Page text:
This video below, originally posted by Starbug (the moniker used by one of the principal researchers behind the hack), demonstrates how to circumvent the iris recognition of Samsung’s flagship Galaxy S8 smartphone—such as a basic digital camera, Samsung’s laser printer and a contact lens—by using equipment that costs less than the $725 price of an unlocked device.

An attacker must posses a photograph of the phone owner’s face, which must be printed out to place the contact lens on the iris in the printout. Holding the image in front of a locked Galaxy S8 fools the iris scanner into unlocking the device.

Princeton Identity, the makers of Galaxy S8’s iris authentication technology, say the phone provides “airtight security” and that consumers can “finally trust that their phones are protected”. Samsung itself claimed that Galaxy S8’s iris scanning mechanism is “one of the safest ways to keep your phone locked.”

That said, we’ve known that bypassing the phone’s biometrics is laughably easy.

In March, iDevice posted a video proving that Galaxy S8’s facial recognition feature can be fooled into unlocking the phone by scanning a simple headshot of the phone’s owner.

According to The Korea Herald, the Galaxy S8 and Galaxy S8 Plus handsets can even be unlocked by scanning the face of a sleeping person. Samsung is aware that Galaxy S8’s facial unlocking technology is not its most secure biometric system: in a March statement to Mashable, a company spokesperson said that facial unlocking cannot be used for purchases with Samsung Pay.

For that, you still must use the phone’s fingerprint reader as the iris scanner can only be used to purchase apps and media or unlock the phone. Galaxy S8 includes both iris scanning and facial recognition via the front-facing camera, in addition to fingerprint scanning via a sensor relocated to the rear side.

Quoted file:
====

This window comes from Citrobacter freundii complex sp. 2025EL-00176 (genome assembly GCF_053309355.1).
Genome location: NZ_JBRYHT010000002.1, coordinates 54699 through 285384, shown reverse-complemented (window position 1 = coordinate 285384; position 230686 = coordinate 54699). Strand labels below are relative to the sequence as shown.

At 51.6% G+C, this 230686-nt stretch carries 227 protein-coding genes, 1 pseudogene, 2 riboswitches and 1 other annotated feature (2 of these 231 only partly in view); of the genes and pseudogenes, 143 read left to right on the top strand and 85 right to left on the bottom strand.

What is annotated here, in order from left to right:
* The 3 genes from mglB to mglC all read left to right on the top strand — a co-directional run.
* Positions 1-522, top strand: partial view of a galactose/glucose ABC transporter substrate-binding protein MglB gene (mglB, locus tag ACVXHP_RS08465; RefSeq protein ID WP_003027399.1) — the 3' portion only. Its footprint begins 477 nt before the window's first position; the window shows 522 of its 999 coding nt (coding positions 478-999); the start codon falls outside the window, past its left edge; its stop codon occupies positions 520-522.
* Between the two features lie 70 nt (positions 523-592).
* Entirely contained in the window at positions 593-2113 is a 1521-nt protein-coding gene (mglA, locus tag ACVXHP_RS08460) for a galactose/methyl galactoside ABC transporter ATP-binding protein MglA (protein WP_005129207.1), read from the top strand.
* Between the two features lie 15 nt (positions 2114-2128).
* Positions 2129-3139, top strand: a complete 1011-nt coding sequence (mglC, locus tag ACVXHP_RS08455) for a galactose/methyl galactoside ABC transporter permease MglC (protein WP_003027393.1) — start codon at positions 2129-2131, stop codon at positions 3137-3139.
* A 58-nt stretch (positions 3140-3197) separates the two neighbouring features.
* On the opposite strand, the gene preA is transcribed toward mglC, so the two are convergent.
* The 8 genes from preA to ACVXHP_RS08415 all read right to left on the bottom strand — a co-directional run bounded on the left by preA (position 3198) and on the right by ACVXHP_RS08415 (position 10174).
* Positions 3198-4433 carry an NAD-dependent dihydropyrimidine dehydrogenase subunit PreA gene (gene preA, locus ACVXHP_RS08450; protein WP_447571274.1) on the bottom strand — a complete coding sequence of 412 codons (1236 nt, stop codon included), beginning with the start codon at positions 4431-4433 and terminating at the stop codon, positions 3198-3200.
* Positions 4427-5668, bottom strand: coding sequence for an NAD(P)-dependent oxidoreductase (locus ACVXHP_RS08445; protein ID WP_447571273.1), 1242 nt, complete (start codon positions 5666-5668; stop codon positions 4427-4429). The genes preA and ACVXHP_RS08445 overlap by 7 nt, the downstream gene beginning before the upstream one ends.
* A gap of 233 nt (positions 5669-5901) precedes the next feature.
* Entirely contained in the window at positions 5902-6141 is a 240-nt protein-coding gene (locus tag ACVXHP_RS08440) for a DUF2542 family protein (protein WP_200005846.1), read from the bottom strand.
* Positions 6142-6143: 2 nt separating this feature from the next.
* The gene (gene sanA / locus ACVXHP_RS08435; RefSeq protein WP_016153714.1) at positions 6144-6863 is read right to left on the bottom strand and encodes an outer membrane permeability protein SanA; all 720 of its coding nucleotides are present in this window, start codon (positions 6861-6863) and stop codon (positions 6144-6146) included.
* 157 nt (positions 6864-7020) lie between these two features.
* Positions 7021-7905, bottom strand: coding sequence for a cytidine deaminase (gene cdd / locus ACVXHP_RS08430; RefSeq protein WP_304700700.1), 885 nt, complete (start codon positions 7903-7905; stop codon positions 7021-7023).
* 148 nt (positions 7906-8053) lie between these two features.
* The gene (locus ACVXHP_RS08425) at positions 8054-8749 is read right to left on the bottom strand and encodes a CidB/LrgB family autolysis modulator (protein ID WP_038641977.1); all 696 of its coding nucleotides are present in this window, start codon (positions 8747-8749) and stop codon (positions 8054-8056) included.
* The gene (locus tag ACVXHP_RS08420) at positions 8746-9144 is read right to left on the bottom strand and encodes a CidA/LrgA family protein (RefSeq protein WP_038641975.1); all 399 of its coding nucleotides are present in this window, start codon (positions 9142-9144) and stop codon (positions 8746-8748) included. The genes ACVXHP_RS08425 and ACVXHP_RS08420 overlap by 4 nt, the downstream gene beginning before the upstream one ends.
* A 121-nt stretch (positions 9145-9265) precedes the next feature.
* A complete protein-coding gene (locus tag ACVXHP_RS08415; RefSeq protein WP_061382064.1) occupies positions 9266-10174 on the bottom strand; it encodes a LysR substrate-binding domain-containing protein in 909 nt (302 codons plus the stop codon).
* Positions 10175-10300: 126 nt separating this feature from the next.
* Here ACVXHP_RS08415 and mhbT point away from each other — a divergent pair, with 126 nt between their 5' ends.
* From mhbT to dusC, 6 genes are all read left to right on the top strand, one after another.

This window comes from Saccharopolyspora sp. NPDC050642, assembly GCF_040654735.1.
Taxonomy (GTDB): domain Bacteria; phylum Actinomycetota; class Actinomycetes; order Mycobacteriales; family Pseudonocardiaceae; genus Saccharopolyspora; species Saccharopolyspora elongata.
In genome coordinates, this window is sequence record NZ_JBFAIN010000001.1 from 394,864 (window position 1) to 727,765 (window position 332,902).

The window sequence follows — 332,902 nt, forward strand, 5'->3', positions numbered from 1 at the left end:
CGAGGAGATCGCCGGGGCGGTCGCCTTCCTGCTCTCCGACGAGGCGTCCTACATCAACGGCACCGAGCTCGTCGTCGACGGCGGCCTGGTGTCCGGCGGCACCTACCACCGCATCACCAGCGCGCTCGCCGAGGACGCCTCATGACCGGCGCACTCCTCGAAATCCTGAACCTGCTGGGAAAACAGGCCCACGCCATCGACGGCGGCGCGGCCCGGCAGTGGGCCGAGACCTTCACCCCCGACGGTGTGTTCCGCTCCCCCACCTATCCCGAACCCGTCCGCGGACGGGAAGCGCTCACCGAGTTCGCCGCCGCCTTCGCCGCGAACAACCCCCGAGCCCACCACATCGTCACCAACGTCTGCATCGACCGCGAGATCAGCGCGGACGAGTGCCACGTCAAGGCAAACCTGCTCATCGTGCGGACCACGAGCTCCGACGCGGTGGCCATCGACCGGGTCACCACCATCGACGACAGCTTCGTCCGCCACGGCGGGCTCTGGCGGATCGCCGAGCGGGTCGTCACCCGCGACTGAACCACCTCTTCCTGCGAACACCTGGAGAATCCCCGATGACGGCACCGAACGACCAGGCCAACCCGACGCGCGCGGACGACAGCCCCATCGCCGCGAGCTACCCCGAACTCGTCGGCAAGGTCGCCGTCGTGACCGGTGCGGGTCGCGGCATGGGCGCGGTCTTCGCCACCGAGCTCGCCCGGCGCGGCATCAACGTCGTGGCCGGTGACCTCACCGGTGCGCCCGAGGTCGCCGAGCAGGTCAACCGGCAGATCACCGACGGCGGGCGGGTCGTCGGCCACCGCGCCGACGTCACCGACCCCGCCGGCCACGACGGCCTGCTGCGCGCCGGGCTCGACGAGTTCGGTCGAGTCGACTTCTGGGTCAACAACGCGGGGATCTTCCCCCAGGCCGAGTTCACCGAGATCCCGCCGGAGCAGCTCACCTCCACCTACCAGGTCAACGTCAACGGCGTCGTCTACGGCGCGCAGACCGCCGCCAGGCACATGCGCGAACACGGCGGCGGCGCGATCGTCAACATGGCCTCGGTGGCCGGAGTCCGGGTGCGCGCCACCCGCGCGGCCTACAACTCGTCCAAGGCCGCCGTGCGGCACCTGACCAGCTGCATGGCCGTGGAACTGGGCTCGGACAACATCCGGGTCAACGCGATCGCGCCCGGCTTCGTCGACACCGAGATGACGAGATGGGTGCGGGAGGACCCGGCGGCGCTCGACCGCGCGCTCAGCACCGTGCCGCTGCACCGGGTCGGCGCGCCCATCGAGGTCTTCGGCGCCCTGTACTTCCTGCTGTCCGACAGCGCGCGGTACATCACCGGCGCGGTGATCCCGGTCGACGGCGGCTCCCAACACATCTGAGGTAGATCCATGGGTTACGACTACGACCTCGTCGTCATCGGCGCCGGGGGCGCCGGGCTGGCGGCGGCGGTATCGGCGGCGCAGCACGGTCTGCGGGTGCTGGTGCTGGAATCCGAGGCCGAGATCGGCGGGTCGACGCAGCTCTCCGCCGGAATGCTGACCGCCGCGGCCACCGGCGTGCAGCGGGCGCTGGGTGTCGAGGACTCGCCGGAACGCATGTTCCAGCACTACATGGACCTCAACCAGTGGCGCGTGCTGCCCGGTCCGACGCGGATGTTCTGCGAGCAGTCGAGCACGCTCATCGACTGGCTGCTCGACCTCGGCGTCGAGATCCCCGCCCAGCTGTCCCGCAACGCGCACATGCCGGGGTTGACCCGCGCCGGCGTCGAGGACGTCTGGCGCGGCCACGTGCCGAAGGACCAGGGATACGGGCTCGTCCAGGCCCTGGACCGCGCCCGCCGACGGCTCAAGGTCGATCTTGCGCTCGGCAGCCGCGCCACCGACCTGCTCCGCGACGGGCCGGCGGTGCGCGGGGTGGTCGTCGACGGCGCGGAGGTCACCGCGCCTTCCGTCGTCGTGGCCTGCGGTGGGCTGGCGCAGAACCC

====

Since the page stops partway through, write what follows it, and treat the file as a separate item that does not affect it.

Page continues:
Apple’s own Touch ID fingerprint reader isn’t immune to hacks either.

Back in 2013, Starbug demonstrated that fingerprints casually collected off of water glasses can be leveraged to fool Touch ID into unlocking your iPhone. Android phones are susceptible to a similar hack.

As you know, Apple is expected to use facial unlocking and maybe even iris scanning in iPhone 8. Starbug, however, cautions that future smartphones with iris recognition may be equally easy to hack. Iris recognition, says Starbug, is hard to make hack-proof because you can’t really hide your iris.

“It’s even worse than fingerprints,” added the hacker.

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Samsung responds to discovery that Galaxy S8’s iris scanner can be tricked by a photo

Galaxy S8 Iris Scanner Hacked

Back when the Galaxy S8 and Galaxy S8 Plus were first released, there was some concern that people who chose to utilize the phones' iris scanners for security might be at risk. While the S8 line also includes a more conventional fingerprint scanner, Samsung gives users the option to unlock their phones using a quick iris scan as well. Some people were concerned that the technology Samsung used might be open to being tricked by a photo of a user's eyes, and those worries ended up being completely justified. On Tuesday, we learned that a group of security experts had indeed "hacked" the Galaxy S8's iris scanner using nothing more than a photograph and a contact lens.

Now, Samsung has finally issued a statement in response to what appears to be a gaping security hole in its new flagship smartphones.